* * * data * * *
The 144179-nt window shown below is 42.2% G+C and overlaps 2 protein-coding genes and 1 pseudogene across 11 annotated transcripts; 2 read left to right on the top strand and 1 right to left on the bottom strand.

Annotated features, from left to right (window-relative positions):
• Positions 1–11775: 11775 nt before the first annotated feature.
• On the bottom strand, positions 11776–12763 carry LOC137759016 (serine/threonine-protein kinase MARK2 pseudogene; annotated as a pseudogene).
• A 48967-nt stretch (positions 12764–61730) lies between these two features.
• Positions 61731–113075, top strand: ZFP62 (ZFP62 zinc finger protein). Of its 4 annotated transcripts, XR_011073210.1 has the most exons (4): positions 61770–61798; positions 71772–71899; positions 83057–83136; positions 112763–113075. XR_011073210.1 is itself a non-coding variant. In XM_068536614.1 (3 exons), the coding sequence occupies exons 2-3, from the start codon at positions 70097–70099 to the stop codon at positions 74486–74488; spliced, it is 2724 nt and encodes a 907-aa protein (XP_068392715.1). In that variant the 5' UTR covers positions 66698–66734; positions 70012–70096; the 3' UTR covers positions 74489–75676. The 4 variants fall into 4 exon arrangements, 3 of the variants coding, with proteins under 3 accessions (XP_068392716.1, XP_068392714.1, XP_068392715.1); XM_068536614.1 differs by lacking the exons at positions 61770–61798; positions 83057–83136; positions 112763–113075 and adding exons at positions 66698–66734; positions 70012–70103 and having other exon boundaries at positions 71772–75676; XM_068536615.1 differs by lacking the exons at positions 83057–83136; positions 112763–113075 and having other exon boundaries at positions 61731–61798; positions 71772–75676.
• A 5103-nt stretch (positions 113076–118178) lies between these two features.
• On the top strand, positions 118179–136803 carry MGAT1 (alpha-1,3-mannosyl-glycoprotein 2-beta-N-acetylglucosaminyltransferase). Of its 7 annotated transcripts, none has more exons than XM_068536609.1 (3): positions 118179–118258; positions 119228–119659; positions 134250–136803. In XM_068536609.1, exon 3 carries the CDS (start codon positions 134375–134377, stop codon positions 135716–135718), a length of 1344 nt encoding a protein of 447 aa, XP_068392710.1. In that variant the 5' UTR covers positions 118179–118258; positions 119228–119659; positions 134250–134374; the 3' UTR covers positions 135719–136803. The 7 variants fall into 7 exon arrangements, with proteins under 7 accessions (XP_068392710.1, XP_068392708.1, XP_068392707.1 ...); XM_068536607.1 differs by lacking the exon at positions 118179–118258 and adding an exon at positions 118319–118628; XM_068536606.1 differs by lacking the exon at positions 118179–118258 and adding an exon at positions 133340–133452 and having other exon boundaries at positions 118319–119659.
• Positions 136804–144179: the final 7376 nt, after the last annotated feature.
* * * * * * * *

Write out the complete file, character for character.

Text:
The 144179-nt window shown below is 42.2% G+C and overlaps 2 protein-coding genes and 1 pseudogene across 11 annotated transcripts; 2 read left to right on the top strand and 1 right to left on the bottom strand.

Annotated features, from left to right (window-relative positions):
• Positions 1–11775: 11775 nt before the first annotated feature.
• On the bottom strand, positions 11776–12763 carry LOC137759016 (serine/threonine-protein kinase MARK2 pseudogene; annotated as a pseudogene).
• A 48967-nt stretch (positions 12764–61730) lies between these two features.
• Positions 61731–113075, top strand: ZFP62 (ZFP62 zinc finger protein). Of its 4 annotated transcripts, XR_011073210.1 has the most exons (4): positions 61770–61798; positions 71772–71899; positions 83057–83136; positions 112763–113075. XR_011073210.1 is itself a non-coding variant. In XM_068536614.1 (3 exons), the coding sequence occupies exons 2-3, from the start codon at positions 70097–70099 to the stop codon at positions 74486–74488; spliced, it is 2724 nt and encodes a 907-aa protein (XP_068392715.1). In that variant the 5' UTR covers positions 66698–66734; positions 70012–70096; the 3' UTR covers positions 74489–75676. The 4 variants fall into 4 exon arrangements, 3 of the variants coding, with proteins under 3 accessions (XP_068392716.1, XP_068392714.1, XP_068392715.1); XM_068536614.1 differs by lacking the exons at positions 61770–61798; positions 83057–83136; positions 112763–113075 and adding exons at positions 66698–66734; positions 70012–70103 and having other exon boundaries at positions 71772–75676; XM_068536615.1 differs by lacking the exons at positions 83057–83136; positions 112763–113075 and having other exon boundaries at positions 61731–61798; positions 71772–75676.
• A 5103-nt stretch (positions 113076–118178) lies between these two features.
• On the top strand, positions 118179–136803 carry MGAT1 (alpha-1,3-mannosyl-glycoprotein 2-beta-N-acetylglucosaminyltransferase). Of its 7 annotated transcripts, none has more exons than XM_068536609.1 (3): positions 118179–118258; positions 119228–119659; positions 134250–136803. In XM_068536609.1, exon 3 carries the CDS (start codon positions 134375–134377, stop codon positions 135716–135718), a length of 1344 nt encoding a protein of 447 aa, XP_068392710.1. In that variant the 5' UTR covers positions 118179–118258; positions 119228–119659; positions 134250–134374; the 3' UTR covers positions 135719–136803. The 7 variants fall into 7 exon arrangements, with proteins under 7 accessions (XP_068392710.1, XP_068392708.1, XP_068392707.1 ...); XM_068536607.1 differs by lacking the exon at positions 118179–118258 and adding an exon at positions 118319–118628; XM_068536606.1 differs by lacking the exon at positions 118179–118258 and adding an exon at positions 133340–133452 and having other exon boundaries at positions 118319–119659.
• Positions 136804–144179: the final 7376 nt, after the last annotated feature.